Honolulu Hale,  Council Chambers, Wednesday, April 17, 2019, 10:00 am

Click here for Meeting Agenda

Please Support  Bill 85 CD1  (14th public hearing item on agenda)

  • Will NOT allow more vacation rentals in our residential neighborhoods
  • Provides tools for the enforcement of illegal vacation rentals, including higher fines
  • Holds hosting platforms liable for listing illegal short-term rentals and requires them to remove illegal listings
  • Requires short-term rentals with non-conforming use certificates to list certificate number on all advertisements
  • Aims to protect housing for locals and not more tourists and out-of-state investors
  • Protects the residential character of our neighborhoods and our community
  • Stops tourism sprawl

Please Oppose Bill 89 CD1 (15th public hearing item on agenda)

  • Makes short-term rentals (mini-hotels) conforming land use in  residential zoning
  • Allows all residential properties to operate as a vacation rental for less than 30 days a year (with very little oversight)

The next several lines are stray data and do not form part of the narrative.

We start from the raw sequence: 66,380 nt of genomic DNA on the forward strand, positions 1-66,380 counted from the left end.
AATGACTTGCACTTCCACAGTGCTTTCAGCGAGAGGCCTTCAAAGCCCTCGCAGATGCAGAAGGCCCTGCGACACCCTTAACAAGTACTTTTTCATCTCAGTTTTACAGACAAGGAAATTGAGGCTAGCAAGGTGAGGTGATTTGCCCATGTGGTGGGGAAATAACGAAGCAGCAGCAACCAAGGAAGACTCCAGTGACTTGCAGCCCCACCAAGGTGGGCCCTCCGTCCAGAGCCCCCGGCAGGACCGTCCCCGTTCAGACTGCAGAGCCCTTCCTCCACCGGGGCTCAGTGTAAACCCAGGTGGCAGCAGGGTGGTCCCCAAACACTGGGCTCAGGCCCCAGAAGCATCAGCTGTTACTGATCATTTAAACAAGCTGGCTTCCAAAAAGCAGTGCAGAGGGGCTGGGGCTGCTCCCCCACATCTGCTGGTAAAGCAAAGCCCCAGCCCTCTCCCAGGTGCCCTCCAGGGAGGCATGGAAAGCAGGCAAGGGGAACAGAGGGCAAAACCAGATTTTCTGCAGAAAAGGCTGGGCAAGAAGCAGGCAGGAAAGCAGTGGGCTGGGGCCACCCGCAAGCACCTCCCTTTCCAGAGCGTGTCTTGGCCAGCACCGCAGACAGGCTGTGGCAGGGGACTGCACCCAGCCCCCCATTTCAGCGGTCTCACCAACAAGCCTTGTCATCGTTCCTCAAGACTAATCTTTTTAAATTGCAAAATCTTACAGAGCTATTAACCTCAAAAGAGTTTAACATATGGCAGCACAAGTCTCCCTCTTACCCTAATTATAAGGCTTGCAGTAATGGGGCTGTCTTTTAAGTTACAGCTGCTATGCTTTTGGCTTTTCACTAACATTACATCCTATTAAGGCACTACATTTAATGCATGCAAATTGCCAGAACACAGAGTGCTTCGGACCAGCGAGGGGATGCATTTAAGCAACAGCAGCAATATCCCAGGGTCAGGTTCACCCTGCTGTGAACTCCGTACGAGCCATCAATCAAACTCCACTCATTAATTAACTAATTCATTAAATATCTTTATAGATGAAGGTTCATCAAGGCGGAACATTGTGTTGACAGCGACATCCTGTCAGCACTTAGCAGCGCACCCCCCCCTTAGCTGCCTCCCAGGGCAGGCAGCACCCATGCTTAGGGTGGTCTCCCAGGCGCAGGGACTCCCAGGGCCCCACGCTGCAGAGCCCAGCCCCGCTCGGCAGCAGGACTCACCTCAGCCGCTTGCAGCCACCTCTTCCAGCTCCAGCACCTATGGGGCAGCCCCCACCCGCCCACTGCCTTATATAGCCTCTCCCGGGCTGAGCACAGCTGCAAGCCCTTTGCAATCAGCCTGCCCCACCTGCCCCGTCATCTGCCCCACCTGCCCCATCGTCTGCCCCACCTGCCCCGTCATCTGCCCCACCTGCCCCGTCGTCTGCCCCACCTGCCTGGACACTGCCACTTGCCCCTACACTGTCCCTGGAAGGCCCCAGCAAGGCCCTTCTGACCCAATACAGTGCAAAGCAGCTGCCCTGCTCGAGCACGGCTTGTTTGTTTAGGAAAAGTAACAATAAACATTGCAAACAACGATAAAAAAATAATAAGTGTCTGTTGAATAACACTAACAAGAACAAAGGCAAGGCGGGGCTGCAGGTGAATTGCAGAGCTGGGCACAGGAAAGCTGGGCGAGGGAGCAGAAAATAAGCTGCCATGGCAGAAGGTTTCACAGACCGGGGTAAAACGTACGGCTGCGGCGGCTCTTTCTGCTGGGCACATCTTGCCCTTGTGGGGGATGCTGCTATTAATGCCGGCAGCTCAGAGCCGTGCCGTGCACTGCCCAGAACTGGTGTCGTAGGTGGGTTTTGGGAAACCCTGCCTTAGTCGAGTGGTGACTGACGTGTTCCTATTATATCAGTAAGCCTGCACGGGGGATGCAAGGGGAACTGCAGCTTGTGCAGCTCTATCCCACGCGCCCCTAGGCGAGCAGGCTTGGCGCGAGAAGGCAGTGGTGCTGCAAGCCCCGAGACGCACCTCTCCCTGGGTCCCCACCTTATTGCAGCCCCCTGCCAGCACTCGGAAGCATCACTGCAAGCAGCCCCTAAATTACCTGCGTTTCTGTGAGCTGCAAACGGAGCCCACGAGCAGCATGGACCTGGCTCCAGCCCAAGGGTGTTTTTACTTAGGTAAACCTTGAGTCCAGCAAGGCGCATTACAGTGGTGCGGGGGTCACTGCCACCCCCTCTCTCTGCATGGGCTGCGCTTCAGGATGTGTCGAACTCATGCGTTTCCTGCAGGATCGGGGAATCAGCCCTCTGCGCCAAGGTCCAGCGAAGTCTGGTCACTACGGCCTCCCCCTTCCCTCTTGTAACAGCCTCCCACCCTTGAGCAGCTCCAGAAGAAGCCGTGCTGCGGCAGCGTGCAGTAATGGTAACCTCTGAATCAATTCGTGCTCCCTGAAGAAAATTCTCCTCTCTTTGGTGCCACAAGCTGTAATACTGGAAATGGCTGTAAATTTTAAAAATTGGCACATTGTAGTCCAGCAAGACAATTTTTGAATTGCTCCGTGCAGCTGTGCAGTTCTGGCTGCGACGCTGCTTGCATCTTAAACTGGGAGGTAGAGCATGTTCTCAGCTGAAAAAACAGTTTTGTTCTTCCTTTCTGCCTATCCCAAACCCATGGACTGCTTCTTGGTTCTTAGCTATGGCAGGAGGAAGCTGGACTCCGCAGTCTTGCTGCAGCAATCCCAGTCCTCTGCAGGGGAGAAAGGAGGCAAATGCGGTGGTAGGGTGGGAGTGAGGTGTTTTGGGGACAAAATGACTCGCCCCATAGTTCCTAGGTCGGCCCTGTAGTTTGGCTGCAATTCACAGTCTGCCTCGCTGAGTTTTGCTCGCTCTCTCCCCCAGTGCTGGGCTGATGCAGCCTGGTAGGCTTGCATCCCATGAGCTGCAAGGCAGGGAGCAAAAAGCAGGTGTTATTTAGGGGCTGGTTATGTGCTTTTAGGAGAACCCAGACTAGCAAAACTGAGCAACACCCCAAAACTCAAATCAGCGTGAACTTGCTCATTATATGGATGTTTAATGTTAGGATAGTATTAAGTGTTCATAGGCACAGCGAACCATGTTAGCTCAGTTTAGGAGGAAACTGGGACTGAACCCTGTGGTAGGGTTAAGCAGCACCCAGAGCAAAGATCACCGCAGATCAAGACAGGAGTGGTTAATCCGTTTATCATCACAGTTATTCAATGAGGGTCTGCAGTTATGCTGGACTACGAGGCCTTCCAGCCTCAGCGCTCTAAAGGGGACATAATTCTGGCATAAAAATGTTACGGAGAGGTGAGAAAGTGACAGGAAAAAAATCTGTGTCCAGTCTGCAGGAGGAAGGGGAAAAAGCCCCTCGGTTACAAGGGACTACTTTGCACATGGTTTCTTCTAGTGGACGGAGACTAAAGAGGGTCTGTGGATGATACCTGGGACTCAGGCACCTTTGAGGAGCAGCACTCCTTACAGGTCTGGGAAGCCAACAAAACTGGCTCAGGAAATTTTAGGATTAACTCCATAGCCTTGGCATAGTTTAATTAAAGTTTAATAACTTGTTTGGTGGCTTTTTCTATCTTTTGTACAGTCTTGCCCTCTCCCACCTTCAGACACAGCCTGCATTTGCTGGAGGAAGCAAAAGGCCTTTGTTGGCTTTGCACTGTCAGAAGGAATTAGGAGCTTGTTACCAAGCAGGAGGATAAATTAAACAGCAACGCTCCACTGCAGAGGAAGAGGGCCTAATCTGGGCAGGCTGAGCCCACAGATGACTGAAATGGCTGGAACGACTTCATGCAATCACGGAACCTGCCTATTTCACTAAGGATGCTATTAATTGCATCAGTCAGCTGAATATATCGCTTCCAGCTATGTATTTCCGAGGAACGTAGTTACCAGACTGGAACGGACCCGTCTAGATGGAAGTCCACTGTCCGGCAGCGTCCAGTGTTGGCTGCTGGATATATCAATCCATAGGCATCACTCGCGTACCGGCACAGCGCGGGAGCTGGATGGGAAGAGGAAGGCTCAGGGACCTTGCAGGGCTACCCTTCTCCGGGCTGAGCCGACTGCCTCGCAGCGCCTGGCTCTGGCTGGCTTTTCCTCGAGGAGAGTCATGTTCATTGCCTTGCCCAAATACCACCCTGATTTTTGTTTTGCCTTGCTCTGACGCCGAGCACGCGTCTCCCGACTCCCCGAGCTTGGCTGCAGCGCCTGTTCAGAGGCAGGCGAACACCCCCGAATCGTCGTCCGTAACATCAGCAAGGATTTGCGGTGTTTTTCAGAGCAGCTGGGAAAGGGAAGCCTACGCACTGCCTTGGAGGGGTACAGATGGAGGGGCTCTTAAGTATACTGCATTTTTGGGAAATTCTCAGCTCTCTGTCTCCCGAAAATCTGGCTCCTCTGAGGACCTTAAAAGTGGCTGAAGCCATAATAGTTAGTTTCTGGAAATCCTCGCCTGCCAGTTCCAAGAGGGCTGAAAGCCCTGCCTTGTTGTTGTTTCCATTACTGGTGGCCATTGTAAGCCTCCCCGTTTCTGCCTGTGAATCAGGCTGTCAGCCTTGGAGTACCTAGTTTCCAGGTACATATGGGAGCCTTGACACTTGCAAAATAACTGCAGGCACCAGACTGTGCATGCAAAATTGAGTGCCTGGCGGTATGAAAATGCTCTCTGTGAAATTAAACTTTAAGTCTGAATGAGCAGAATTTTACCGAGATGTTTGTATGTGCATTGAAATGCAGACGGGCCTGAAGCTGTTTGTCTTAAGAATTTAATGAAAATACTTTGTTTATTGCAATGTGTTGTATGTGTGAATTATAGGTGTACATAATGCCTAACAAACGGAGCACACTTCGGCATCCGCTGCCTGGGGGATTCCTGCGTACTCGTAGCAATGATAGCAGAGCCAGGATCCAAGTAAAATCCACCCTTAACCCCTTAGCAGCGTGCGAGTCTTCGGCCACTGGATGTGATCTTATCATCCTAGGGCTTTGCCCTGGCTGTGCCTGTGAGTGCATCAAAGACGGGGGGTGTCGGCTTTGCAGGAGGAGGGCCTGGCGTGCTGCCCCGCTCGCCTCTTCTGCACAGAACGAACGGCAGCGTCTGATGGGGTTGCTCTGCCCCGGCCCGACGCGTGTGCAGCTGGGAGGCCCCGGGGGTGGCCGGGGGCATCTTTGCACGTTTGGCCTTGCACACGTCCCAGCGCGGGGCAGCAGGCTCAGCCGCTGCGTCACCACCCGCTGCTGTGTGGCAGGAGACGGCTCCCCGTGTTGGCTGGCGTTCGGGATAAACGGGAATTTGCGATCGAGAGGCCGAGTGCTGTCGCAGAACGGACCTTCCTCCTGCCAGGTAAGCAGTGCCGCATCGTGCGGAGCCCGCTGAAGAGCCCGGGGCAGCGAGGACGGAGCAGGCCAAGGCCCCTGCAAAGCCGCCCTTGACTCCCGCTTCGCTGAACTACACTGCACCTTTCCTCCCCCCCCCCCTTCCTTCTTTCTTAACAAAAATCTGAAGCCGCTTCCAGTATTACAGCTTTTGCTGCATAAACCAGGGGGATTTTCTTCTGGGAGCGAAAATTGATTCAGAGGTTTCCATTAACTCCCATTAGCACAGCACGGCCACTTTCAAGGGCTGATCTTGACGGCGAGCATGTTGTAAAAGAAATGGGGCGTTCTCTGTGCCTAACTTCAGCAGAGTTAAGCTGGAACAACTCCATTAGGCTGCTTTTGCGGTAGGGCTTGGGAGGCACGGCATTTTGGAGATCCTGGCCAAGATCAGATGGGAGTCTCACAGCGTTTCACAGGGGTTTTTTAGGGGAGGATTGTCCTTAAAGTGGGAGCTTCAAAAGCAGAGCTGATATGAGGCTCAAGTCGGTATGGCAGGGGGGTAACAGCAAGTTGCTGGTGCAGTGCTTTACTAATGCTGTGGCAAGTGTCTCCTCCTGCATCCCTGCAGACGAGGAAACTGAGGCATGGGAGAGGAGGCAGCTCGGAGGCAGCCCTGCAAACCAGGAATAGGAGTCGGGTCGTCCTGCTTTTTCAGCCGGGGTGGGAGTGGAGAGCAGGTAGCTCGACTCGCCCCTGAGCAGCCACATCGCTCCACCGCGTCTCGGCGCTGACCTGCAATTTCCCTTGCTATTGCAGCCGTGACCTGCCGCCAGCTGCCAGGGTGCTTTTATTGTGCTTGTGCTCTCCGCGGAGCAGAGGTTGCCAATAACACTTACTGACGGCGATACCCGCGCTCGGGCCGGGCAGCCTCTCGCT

• Approximately 4,000 homes can be used as an owner-occupied short-term rental (fake B&B’s)  year-round
  • Long-term renters of ohana units, studios and in-law suites can be evicted for short-term rental use
  • Short-term rentals can cluster in neighborhoods with no distance separation
  • Increases housing costs, prices locals out of the market, and takes away affordable housing for LOCALS
  • Promotes tourism sprawl in residential communities and the country

Sign up to speak and submit testimony today

Please submit your testimony TWO ways:

1)  Sign up to speak & submit separate testimony for 85 CD1 (support) and 89 CD1 (oppose) through the Council click here for Internet submission form

2)  To be sure that the committee members see it in time, submit your testimony directly to each individual councilmember on the Planning Committee.  Cut & paste these into your address line:

kmpine@honolulu.gov  htsuneyoshi@honolulu.gov    ianderson@honolulu.gov

mformby@honolulu.gov  manahan@honolulu.gov  cafukunaga@honolulu.gov

akobayashi@honolulu.gov   belefante@honolulu.gov  rmenor@honolulu.gov

Please Attend the Hearing and testify in person – nothing is more persuasive.

Even if you do not register to speak, you may offer oral testimony – it will be requested by the Chair at the end of testimony.  Under the state Sunshine Law, you will be allowed to testify.

See you at the hearing.

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CRITICAL PLANNING COMMISSION HEARING